A risk to peace in the Middle East

Tuesday, 2018-05-15 12:33:53
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US Ambassador to Israel David Friedman speaks during the dedication ceremony of the new US embassy in Jerusalem. (Photo: Reuters)
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NDO – Israel held an opening ceremony for the Embassy of the United States (US) in Jerusalem on May 14, despite strong opposition from the Palestinians and many other countries around the world. US Treasury Secretary Steven Mnuchin and Ivanka Trump, the daughter of US President Donald Trump, were invited to the event. However, the absence of most of the guests, who are envoys from numerous countries, at a reception hosted by Israeli Prime Minister Benjamin Netanyahu, showed the cautious response of the international community to this sensitive event.

Moving the US embassy in Israel from Tel Aviv to Jerusalem has been conducted following President Trump’s recognition of the shrine as the capital of Israel in December 2017. The head of the White House affirmed that he had implemented Washington’s policy commitments. However, in fact, the decision by President Trump goes against the Middle East policy of the previous US administrations. As the Middle East peace talks have been frozen since 2014, the international community is worried that the US move could add fuel to the fire, sparking a new spiral of conflict between Israel and the Palestinians, while inflaming the unrest in the occupied West Bank and on the Gaza Strip border, where the Israeli military has been stepping up its crackdown on Palestinian protesters over the past few years.

The US administration declared that the embassy move did not aim to prejudge Jerusalem’s final borders. However, most other countries agreed that the status of Jerusalem, a sacred land for Jews, Muslims, and Christians, should be identified in a final peace agreement between Israel and the Palestinians, saying that the move of the US embassy to Jerusalem would harm any deals of such kind, as the Palestinians have always insisted on establishing an independent state with its capital of East Jerusalem.

Israeli Prime Minister Benjamin Netanyahu, Senior White House Advisers Jared Kushner and Ivanka Trump and Israeli President Reuven Rivlin applaud during the dedication ceremony. (Photo: Reuters)

The absence of most of the diplomats that were invited to the opening of the US embassy in Jerusalem suggests that there must not be consensus among countries on this issue. Israel invited 86 ambassadors and diplomatic representatives to attend the event, but only 33 representatives confirmed their attendance, including delegates from Guatemala and Paraguay, which will follow the US in opening their embassies in Jerusalem later this month. There is a rift within the European Union (EU) over Trump’s Jerusalem move. Notably, attending the Israeli Foreign Ministry gathering were only representatives from Hungary, Romania, and the Czech Republic, but there were none from the western EU states. The EU mission in Israel tweeted that the bloc would “respect the international consensus on Jerusalem, including on the location of their diplomatic representations until the final status of Jerusalem is resolved”. Some other countries, including Japan and Iran, voiced their concern that the US’s embassy relocation in Israel could increase tensions in the Middle East, or make the stagnant peace process in the region even more difficult. Tokyo took note of Washington’s pledge that the issue of Jerusalem’s status should be resolved between the concerned parties. The Arab League also summoned an extraordinary meeting in protest of the US decision to move its embassy to Jerusalem.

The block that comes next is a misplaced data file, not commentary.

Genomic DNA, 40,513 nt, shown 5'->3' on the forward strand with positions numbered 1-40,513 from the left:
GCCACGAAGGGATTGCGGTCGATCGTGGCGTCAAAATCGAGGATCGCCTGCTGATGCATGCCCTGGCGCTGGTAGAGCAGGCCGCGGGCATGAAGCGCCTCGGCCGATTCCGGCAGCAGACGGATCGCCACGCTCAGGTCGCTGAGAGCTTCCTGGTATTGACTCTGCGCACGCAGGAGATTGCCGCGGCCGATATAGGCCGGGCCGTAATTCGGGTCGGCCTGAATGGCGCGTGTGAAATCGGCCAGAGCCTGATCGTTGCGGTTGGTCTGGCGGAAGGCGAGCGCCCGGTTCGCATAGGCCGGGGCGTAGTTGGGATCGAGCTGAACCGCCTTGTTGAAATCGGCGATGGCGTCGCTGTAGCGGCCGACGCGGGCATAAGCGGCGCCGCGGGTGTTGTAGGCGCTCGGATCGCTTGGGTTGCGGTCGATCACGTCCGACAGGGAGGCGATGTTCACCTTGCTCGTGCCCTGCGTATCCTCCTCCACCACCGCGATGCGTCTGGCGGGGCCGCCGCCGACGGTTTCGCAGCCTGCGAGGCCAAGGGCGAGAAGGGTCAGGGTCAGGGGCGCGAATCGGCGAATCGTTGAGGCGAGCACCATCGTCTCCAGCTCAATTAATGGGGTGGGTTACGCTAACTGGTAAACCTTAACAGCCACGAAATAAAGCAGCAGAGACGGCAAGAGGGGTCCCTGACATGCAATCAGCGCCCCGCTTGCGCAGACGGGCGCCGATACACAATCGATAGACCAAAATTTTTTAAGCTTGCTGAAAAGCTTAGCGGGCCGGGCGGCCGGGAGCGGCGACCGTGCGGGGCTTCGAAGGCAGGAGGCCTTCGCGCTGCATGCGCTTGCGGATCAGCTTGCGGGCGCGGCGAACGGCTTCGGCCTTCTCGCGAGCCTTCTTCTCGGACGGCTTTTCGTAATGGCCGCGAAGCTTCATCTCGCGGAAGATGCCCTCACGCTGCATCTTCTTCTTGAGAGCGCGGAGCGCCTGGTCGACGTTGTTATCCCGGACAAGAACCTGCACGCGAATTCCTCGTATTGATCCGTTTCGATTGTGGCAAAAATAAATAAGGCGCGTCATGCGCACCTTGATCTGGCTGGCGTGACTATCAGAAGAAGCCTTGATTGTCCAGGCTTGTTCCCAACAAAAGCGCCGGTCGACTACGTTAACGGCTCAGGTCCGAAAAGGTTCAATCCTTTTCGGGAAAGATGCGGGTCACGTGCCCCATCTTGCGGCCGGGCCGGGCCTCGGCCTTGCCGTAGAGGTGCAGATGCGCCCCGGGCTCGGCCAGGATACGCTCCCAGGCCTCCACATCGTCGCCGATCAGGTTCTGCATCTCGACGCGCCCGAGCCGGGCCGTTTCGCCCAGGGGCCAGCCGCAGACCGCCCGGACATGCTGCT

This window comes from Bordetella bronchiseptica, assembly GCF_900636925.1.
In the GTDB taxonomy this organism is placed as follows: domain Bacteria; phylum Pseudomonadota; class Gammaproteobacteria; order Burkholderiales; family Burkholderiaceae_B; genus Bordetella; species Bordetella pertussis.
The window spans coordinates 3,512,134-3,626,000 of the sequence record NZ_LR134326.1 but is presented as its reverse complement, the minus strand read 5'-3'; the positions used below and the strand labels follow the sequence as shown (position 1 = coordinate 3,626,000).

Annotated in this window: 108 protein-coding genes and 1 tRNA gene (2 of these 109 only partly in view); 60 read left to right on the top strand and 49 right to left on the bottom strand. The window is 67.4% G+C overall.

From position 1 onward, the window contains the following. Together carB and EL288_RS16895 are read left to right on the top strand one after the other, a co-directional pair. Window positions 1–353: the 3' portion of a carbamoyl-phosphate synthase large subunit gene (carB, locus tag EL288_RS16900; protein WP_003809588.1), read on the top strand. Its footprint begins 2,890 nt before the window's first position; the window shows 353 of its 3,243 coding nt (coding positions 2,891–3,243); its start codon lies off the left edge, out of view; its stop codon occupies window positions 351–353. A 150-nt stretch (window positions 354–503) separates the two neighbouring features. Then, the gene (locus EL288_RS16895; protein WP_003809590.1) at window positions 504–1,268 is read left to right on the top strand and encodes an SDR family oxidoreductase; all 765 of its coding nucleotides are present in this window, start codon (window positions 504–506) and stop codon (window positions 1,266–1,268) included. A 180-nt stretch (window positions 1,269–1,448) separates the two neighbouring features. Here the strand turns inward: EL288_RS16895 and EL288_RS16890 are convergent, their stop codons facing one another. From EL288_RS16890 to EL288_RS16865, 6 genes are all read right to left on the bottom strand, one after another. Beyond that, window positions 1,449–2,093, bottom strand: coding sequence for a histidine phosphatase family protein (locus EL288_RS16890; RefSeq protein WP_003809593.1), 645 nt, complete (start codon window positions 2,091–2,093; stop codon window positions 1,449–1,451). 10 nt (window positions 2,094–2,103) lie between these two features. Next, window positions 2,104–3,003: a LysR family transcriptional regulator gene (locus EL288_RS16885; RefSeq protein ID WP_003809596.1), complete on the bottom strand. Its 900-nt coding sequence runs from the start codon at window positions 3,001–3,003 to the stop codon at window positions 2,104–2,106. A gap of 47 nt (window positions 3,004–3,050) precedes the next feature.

A delegation of the Palestine Liberation Organisation (PLO) in the US criticised that the US administration has chosen Israel’s exclusive claims of the sacred city with many religions. Meanwhile, approximately one million Palestinians planned to launch the largest rally ever in the Gaza Strip and the West Bank on May 14, coinciding with Israel’s 70th anniversary of the establishment of the Jewish state, to protest the US launch of its embassy in Jerusalem. The protests lasted until today (May 15), the Nakba Day (or Catastrophe) as called by the Palestinians, as 70 years ago, more than 700,000 Palestinians were forced to leave their homes or be axed after Israel announced the establishment of the Jewish state on May 14. Since March 30, a large majority of Palestinians have taken part in demonstrations as part of the “Great March of Return”, aiming to claim repatriation rights and fundamental rights, and oppose Israel’s blockade of the Gaza coastal land over the past 12 years. The clashes between Palestinians and Israeli soldiers have left 49 Palestinians dead and over 8,000 wounded.

The international community has been promoting diplomatic efforts to cool down the current tension between Israel and the Palestinians, and to stop a possible outbreak of a new conflict in the Middle East. The “Middle East peace ship” can only be restarted through dialogues on the basis of the “two-state” solution, in which the independent Palestinian state lives in peace and security with Israel, with the pre-1967 borderline.